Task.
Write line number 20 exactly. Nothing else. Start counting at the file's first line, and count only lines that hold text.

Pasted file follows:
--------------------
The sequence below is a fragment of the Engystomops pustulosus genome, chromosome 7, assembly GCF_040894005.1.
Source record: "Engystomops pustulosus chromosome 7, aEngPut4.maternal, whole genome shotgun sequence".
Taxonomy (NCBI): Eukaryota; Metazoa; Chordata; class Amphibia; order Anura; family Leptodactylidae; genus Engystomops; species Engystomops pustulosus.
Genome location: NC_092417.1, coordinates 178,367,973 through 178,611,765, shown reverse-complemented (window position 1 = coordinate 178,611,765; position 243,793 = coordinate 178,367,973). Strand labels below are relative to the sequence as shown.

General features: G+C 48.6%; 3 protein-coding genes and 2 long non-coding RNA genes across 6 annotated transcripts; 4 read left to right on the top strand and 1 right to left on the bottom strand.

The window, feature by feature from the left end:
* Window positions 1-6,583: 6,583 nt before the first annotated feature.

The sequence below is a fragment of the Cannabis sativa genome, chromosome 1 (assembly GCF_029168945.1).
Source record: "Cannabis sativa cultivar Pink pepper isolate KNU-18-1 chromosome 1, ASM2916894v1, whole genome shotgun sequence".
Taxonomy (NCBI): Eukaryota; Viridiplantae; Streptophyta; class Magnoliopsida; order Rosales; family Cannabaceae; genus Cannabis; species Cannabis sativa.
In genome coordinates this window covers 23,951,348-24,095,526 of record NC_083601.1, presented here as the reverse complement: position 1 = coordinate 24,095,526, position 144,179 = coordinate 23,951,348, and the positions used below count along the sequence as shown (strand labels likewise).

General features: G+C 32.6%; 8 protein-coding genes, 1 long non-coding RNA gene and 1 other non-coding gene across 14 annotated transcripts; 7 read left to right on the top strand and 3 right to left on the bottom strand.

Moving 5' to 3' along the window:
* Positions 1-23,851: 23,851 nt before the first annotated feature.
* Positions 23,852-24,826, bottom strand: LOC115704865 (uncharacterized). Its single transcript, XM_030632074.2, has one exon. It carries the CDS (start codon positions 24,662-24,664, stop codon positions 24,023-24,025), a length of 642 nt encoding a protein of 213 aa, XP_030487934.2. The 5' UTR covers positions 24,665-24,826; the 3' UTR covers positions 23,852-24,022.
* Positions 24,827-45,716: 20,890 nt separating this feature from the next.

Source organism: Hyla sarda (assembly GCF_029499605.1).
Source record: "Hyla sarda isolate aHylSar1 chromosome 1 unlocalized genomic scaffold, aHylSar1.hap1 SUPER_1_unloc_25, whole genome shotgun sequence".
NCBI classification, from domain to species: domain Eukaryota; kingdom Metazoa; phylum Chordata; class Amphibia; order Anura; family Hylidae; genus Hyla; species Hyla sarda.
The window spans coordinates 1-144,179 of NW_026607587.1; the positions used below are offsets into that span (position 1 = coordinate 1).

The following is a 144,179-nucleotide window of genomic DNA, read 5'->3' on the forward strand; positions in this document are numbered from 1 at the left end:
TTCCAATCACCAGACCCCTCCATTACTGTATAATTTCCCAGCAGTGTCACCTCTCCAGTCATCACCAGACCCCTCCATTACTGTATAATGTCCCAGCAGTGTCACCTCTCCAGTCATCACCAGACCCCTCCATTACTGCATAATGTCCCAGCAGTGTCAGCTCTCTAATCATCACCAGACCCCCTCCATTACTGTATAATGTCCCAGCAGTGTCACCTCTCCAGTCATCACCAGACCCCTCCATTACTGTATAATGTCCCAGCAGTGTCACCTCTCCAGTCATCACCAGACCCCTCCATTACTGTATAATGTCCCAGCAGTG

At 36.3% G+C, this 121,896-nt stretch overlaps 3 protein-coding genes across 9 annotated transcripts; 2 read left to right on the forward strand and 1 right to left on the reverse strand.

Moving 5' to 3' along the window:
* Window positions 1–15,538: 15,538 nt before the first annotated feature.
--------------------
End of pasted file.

The window spans coordinates 1-144,179 of NW_026607587.1; the positions used below are offsets into that span (position 1 = coordinate 1).